Many of the nation’s most skilled nursing educators will retire in the next five years. The nursing education track prepares nurses for the role of educator in academic or staff-development settings. The curriculum integrates core master’s-level concepts, advanced clinical foundations (assessment, pharmacology, pathophysiology) and education-focused courses. The advanced theory and practicum-focused courses provide students a strong foundation in the content areas they will teach, and the education-focused courses provide an exceptional understanding of how to teach.
Just as our nation’s best and most-experienced nursing educators are approaching retirement, so, too, are our hospital’s administrators. The nursing administration track prepares students to serve in a variety of leadership and managerial roles within the health-care system. Students will develop skills in communication, conflict resolution, personnel development, team building, employee management, critical-situation analysis, and financial management. Graduates will be able to analyze health-care needs of groups of patients, use resources, and organize and implement the delivery of nursing services to meet the needs they have identified.
The graduate program seeks students who exhibit appropriate communication skills, caring attributes, personal integrity, accountability and the ability to make ethical decisions and think critically. Eligibility for admission is determined without regard to race, nationality, creed, color, national origin, religion, age, disability, gender, or sexual orientation.
- Academic & Licensure Requirements
- Application Process
- Conditional Admission
- Transfer Credits
- International Students
- A baccalaureate degree with an upper-division major in nursing from a professionally accredited nursing program
- A current unencumbered license to practice professional nursing in the United States
- A minimum grade point average of 3.0 on a 4.0 scale in the last 60 hours of coursework toward the undergraduate nursing degree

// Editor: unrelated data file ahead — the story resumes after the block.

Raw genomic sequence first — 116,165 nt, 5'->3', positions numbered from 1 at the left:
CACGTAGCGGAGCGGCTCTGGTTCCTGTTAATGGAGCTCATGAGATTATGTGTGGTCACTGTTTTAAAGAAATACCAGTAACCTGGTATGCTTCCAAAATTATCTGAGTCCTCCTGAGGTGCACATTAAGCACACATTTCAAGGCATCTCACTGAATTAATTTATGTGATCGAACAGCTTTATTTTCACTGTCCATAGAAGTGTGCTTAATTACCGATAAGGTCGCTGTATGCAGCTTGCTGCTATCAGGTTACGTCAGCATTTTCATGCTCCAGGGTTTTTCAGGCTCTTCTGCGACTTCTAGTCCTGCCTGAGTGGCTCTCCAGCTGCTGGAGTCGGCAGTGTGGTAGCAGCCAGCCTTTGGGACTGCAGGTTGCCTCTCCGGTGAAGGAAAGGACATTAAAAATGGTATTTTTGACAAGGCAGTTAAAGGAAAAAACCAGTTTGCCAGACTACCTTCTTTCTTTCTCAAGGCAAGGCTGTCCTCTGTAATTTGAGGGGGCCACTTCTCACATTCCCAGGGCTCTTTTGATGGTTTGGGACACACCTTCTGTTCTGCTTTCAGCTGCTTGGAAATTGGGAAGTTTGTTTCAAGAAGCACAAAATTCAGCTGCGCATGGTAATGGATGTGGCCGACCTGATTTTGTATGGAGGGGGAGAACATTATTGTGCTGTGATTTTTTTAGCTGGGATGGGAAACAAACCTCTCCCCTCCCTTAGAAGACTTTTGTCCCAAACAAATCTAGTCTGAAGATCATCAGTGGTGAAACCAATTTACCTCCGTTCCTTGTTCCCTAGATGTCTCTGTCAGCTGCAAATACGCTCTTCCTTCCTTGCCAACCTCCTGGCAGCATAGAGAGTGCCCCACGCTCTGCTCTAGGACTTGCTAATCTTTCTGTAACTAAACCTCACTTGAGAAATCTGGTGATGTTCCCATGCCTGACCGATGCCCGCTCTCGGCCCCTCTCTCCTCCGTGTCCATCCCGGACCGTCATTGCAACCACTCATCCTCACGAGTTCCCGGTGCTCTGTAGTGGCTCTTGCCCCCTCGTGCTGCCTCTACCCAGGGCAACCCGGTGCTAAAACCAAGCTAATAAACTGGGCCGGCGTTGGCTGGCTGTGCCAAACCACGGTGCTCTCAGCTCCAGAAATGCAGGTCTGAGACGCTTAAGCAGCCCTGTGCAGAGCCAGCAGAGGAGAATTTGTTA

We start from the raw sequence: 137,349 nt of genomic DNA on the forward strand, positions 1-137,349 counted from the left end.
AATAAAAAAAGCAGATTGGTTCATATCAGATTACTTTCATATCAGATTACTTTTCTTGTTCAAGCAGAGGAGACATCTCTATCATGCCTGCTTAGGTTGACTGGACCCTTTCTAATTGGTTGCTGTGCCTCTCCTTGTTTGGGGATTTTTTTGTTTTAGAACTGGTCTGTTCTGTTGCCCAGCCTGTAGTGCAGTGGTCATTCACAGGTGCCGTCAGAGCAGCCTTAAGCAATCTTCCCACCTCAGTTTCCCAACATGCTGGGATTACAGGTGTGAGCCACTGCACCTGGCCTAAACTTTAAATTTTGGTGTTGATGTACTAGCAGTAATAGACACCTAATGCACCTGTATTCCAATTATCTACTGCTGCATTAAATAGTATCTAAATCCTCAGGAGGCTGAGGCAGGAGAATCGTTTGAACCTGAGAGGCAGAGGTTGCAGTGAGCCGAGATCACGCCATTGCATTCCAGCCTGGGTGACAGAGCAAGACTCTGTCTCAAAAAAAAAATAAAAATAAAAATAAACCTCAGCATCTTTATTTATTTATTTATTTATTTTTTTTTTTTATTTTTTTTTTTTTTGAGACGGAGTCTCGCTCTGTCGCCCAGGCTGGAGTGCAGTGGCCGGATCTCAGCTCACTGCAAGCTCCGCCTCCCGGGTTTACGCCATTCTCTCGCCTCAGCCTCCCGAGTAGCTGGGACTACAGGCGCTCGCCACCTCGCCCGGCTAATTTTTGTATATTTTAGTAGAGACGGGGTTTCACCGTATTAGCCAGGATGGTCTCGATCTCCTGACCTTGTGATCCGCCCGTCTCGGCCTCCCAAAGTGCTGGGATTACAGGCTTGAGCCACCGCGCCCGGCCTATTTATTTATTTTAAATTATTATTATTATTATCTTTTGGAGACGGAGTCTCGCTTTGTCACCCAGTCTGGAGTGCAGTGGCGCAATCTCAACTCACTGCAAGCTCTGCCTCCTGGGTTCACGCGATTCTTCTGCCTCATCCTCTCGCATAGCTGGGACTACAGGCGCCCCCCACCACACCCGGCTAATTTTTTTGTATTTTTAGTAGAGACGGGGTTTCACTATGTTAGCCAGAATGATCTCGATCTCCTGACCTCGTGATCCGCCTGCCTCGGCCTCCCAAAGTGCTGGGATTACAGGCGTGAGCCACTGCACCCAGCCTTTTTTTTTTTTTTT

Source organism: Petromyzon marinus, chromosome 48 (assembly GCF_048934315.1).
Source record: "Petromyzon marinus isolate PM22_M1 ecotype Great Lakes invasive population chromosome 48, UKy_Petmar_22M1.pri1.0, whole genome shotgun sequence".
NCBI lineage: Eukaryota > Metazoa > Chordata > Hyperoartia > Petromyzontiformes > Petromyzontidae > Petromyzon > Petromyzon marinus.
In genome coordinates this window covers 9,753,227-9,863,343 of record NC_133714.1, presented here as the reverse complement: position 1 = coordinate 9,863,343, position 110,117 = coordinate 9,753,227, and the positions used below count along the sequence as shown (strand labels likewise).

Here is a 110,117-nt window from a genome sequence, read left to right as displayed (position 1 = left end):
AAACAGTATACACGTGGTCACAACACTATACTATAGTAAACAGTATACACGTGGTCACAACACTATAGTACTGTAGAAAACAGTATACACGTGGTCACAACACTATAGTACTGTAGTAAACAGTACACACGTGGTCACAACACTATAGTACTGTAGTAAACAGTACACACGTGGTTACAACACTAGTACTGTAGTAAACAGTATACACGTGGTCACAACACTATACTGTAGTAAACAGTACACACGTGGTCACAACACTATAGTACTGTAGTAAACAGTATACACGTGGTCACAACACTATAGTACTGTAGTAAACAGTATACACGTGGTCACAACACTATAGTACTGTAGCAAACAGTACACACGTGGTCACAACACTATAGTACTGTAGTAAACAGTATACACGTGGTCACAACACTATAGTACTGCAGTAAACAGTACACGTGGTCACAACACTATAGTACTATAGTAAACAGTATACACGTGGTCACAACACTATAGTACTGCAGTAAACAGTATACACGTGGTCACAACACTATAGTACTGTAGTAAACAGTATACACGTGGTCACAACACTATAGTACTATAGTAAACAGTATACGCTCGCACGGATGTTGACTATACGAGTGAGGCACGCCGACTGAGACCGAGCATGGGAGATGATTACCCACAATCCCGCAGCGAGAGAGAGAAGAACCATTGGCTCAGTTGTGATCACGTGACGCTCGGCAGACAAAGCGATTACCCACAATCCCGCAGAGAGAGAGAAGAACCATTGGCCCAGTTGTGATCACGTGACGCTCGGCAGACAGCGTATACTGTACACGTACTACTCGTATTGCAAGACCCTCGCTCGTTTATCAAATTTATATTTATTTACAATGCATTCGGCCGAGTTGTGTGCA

- Undergraduate coursework in health assessment, pathophysiology, and research
- Completion of a graduate-level (500 or above) statistics course is encuraged.
- The equivalent of one year of full-time clinical experience (or 1,872 hours) as a registered nurse before enrolling in NU 590 Transitional Care Practicum
To complete the application process, please follow these steps:
- Submit completed online application for graduate admission.
- Submit a current resume documenting work history, including levels of responsibility, areas of professional growth, and prior professional education experiences. (Upload as part of online application.)
- Submit a goal statement: a one- to two-page essay describing personal and professional goals, including how graduate nursing study at Baker University will enable achievement of these goals. (Upload as part of online application.)
- Provide reference forms to thee people, including one from academia and two from profession or work. Reference form
- Request that the registrar from all colleges or universities you attended send official transcripts to Associate Dean, Baker School of Nursing, 1500 SW 10th Ave., Topeka, KS 66604
An individual interview may be requested or required.
Conditional admission to the graduate program may be considered in the case of an undergraduate nursing GPA of 2.90. The student must achieve a grade of B or higher in the first two graduate courses in order to progress in the program.
After admission to the graduate nursing program, all credits toward the MSN degree must be completed at Baker University.
Transferred grade points are not included in the calculation of the Baker University GPA.
Dr. Carol Moore, Associate Dean
785.354.5837 | carol.moore@bakerU.edu
Master of Science in Nursing
Dr. Carol Moore, Associate Dean